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With a few scraps of paper, Game Of Thrones made the War Of The Five Kings irrelevant

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Month of Thrones

We’re counting down to Game Of Thrones’ final season by distilling the fantasy epic to 30 essential moments. This is Month Of Thrones.

The moment

Word of the White Walkers is sent into the known world

The episode

Mhysa,” (season three, episode 10)

It’s hard to believe that, in a finale that sees the start of Arya’s vengeance spree, the liberation of Yunkai’s enslaved people, and reunions for Cersei and Jaime as well as Jon and Ygritte, the most significant developments for the larger story come via the sweet and shy Samwell Tarly. Yes, that Samwell Tarly, the bookish lad turned reluctant Night’s Watchman, and bane of his father Randyll Tarly’s existence. But, as the first person to kill a White Walker in ages, Sam is a vessel for some very important knowledge in “Mhysa.” After successfully defending Gilly and her baby with a dragonglass dagger, Sam continues to make his way to Castle Black, but not before running into Bran, Jojen, Meera, Hodor, and Summer at the Nightfort.

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Sam informs the group about the encroaching darkness and one of their only weapons against it—the dragonglass dagger and arrowheads, which he promptly hands over to Hodor and Meera, thinking his part in all of this is almost over. He then takes Gilly and her baby to meet Maester Aemon, who’s quick to assume that Sam violated his oath by fathering a child. But once he’s convinced the maester that he’s done no such thing, Sam shares his encounter with the White Walker: “We didn’t build 500 miles of ice wall 700 feet high to keep out men. The night is gathering, Maester Aemon—I’ve seen it. It’s coming for all of us.” Hearing this, the maester instructs Sam to make sure the Night’s Watch’s 44 ravens are well fed, because they’re about to spread the word of this world-ending threat.

We don’t have to wait long to see one of these scrolls make their way to Stannis Baratheon’s camp, where Melisandre is getting ready to sacrifice poor old Gendry. Ser Davos is the first to read the message, having recently been restored to his position as the Hand Of The King, though that doesn’t keep him from helping Gendry escape the Red Woman’s clutches. But just as Stannis sentences the Onion Knight to death, he and Melisandre read Maester Aemon’s message. Compared to the advancing army of White Walkers and wights, the War Of The Five Kings looks like a petty squabble (which, incidentally, it is reduced to next season in “The Lion And The Rose”); in Melisandre’s own words, “it means nothing.”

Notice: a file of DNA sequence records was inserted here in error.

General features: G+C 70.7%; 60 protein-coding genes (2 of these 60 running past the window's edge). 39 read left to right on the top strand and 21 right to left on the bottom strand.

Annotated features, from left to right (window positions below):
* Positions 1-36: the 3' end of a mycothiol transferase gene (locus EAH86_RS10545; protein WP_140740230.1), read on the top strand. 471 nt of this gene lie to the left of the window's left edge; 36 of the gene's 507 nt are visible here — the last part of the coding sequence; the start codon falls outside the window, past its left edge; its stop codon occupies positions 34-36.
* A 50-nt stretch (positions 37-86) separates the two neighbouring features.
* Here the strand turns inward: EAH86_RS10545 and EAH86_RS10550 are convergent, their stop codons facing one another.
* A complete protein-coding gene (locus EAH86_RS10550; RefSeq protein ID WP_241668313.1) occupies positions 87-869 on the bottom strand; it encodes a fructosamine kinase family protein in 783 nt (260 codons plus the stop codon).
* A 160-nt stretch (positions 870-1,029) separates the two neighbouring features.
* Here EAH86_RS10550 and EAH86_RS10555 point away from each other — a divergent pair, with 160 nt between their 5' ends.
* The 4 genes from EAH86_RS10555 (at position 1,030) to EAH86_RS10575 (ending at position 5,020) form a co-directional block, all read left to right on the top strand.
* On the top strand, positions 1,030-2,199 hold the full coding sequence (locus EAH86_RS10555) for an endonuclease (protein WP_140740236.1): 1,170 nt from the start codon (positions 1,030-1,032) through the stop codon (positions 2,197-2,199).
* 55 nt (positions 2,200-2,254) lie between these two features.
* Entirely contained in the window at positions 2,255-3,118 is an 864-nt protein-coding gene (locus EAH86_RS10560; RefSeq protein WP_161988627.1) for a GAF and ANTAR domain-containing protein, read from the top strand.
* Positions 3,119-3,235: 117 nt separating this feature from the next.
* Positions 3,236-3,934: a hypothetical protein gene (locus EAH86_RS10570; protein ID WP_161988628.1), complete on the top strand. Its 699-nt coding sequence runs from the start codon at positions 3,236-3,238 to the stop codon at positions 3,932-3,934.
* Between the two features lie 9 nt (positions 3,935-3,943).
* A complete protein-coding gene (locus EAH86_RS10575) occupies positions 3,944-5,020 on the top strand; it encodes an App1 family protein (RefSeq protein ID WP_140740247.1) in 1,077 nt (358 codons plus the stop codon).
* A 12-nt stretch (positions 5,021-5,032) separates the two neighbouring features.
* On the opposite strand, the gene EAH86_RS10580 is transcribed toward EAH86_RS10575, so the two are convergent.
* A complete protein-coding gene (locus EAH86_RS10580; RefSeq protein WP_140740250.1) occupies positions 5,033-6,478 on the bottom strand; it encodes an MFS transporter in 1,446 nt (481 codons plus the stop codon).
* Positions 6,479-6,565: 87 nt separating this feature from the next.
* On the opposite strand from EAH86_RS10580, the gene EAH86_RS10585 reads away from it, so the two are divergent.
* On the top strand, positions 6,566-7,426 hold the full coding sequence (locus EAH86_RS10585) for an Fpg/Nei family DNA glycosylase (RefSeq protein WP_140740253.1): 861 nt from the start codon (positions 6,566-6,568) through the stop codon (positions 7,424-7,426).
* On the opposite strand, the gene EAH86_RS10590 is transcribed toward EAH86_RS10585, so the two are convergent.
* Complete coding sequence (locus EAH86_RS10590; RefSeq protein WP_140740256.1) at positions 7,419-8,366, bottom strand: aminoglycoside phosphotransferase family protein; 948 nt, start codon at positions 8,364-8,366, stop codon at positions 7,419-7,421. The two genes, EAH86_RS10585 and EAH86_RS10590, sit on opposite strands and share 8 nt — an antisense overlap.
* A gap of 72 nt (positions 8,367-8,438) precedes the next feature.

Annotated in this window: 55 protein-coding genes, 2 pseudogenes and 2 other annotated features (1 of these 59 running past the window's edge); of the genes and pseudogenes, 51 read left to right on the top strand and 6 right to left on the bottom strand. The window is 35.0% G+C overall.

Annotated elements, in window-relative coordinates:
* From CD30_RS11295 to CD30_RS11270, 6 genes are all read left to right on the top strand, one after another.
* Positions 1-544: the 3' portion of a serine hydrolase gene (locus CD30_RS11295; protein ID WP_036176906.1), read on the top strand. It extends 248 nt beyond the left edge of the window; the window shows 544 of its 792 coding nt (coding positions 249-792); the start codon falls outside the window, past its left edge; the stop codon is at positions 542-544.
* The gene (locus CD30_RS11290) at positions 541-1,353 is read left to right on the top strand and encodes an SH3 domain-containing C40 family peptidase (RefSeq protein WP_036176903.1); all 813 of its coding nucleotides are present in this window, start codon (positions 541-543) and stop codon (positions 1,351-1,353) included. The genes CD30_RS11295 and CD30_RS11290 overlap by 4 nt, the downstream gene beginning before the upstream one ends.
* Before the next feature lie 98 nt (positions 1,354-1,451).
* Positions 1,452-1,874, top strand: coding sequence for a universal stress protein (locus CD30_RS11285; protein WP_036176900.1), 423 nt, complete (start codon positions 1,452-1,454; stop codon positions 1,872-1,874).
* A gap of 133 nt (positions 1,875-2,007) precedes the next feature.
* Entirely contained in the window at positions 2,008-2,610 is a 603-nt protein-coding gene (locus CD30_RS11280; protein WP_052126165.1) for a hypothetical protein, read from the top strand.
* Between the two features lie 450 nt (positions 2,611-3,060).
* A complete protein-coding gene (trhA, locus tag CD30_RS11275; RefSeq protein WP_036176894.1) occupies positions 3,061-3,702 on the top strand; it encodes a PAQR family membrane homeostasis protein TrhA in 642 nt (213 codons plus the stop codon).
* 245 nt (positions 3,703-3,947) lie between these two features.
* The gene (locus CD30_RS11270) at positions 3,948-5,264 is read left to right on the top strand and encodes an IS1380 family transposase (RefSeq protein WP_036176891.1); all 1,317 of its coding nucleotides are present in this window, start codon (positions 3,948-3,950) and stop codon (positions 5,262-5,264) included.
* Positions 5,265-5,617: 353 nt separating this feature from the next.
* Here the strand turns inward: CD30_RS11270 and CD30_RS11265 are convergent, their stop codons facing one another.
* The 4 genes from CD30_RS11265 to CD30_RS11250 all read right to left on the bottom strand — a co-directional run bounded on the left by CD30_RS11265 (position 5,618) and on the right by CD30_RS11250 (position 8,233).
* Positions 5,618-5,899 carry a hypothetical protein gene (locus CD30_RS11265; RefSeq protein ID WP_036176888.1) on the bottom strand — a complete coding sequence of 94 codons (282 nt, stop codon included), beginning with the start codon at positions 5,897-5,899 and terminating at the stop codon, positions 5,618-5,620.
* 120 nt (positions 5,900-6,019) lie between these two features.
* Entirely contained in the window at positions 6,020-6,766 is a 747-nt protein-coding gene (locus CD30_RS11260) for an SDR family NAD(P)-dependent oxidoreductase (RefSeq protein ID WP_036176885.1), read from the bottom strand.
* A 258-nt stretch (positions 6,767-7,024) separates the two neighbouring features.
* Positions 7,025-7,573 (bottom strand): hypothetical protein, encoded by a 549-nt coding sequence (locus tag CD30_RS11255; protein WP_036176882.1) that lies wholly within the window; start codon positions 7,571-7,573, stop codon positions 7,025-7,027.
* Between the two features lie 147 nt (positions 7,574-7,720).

Of course, the fight for the Iron Throne continues to mean something for the biggest names in Westeros, but thanks to Sam (and Maester Aemon and a bunch of ravens), what was once the stuff of campfire tales is now a tangible threat. We might not have gotten Lady Stoneheart, but word of the White Walkers is out there now, as is information about how to fight them (though that is admittedly available to a much smaller group for now).

What we said then

From the experts recap: “...[W]riters and show developers David Benioff and D.B. Weiss jerry-rig a bunch of potential climaxes. What I mean by this is they’re climaxes that point the way toward where this all might be going, suggesting bigger stories to come but also providing elements of climax within them. Take, for instance, Davos letting Gendry free, then saving his own life thanks to having learned to read about the coming threat from beyond the Wall. It offers a character denouement for the fraught relationship Davos and Stannis have had this season, but it also offers a potential climax to come—the promise of Stannis fighting a bunch of White Walkers. By adding together character denouements and the promise of things to come like this, ‘Mhysa’ kind of, sort of gets away with not really having all that much happen in it.”

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Elsewhere in the episode

Speaking of scrolls, the small council at King’s Landing learns of the Red Wedding, which Tyrion correctly surmises was actually Tywin’s doing. They get into a discussion about whose lives matter in war, before Tywin admits he wanted to drown Tyrion when he was born. But “family first,” eh? Also, Theon accepts his new identity as Reek just as his sister Yara vows to rescue him from Ramsay’s clutches; Gendry starts a-rowing; Cersei talks up her love for her kids, even Joffrey, to Tyrion; Ygritte shoots Jon full of arrows, but intentionally avoids killing him; Jaime makes it back to King’s Landing with Brienne and Qyburn; Jon makes it back to Castle Black, where he finds Sam once more. And Daenerys goes crowd-surfing among her new subjects.

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Previously: The Red Wedding
Next: The Purple Wedding

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